9 Work Habits That Will Cost You Your Next Raise

Avoid these career mistakes and you'll be on your way to get a raise.

 

You show up to work, greet your colleagues, go to meetings, bury yourself in your cubicle and get your assignments done. You do what's required of you, so, surely, that means your boss should recognize you with a raise.

The truth is, even though you think you're a good worker, your boss might think differently. You might have bad habits in the workplace that your boss notices more than what you're doing right. Those behaviors could be killing your chance to get a raise. Even worse, they might cost you your job.

"People really sabotage themselves at work," said Kathi Elster, an executive coach and author of "Working With You Is Killing Me." But if you can recognize your bad behaviors and stop them, you might be able to reverse the damage.

Here are bad work habits you need to break if you want to climb the career ladder rather than be given the boot.

You’re Always Late
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1. You’re Always Late

You might be patting yourself on the back because you show up at the office every day. But look around. Have your colleagues already been hard at work for an hour or more by the time you get there?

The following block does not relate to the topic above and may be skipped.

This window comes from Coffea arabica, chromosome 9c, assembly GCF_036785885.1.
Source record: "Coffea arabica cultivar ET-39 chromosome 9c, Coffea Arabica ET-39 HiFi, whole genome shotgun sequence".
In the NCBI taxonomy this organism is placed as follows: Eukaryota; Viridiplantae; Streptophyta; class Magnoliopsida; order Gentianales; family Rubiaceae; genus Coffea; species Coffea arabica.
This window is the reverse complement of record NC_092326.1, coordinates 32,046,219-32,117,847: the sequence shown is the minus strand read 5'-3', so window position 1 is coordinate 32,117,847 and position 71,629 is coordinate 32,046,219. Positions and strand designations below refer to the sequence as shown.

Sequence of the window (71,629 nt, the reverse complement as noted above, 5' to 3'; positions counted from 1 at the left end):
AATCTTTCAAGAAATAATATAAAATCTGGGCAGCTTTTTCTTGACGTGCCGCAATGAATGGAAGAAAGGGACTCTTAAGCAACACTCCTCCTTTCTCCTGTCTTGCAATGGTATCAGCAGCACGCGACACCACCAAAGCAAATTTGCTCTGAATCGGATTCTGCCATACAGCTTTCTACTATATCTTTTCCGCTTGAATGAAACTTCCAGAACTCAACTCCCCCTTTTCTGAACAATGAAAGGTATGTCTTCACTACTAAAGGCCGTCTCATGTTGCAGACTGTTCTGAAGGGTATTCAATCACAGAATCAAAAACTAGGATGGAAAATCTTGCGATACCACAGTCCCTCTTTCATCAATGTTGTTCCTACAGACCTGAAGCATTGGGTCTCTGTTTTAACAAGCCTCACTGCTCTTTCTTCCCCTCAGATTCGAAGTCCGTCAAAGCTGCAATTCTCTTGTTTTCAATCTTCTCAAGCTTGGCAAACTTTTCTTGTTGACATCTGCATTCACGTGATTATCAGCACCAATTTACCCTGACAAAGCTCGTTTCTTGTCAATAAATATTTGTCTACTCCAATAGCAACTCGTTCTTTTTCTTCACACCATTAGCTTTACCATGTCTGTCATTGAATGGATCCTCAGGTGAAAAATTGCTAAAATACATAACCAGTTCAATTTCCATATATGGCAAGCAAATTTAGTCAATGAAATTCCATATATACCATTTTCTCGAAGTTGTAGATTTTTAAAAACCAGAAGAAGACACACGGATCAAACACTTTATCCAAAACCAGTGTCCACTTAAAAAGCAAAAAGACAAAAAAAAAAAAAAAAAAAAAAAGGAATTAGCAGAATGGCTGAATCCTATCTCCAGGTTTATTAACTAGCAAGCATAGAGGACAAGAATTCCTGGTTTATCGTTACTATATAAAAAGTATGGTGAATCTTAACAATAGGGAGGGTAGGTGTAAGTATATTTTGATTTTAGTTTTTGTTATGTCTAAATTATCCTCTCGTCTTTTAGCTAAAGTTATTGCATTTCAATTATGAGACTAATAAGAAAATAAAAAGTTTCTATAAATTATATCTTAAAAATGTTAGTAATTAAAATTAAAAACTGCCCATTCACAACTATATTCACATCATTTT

"The whole lateness issue is a big problem," Elster said. "Business is deadline-driven. People who can't respect that don't do well."

One reason people are late is because they are time optimists. "They think they can do more than they actually can in a time frame," Elster said. For example, they know how long it takes to get to work, budget that amount of time to get there but then assume they can fit in a stop at the coffee shop or the dry cleaner along the way. The cure: Set your clock ahead and get realistic about how much time things take, Elster said.

Additionally, she said, your late arrival can impact your colleagues. "It can hold other people up," she said. "It's rude. It's unprofessional."

If you often miss deadlines because of time management lapses, you can fix the problem by getting started on projects as soon as they are assigned.

"Young employees often underestimate how time-consuming a project will be, so they do not get started as soon as they should," said Timothy Wiedman, a retired associate professor of management and human resources at Doane University in Crete, Neb. "Projects are often more complicated than they initially appear to be, and unexpected problems or other work-related emergencies can often arise. So do not let procrastination damage a promising career."

Also See: Underrated Work Skills That Will Get You a Raise

You Have Poor Work-Life Balance
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2. You Have Poor Work-Life Balance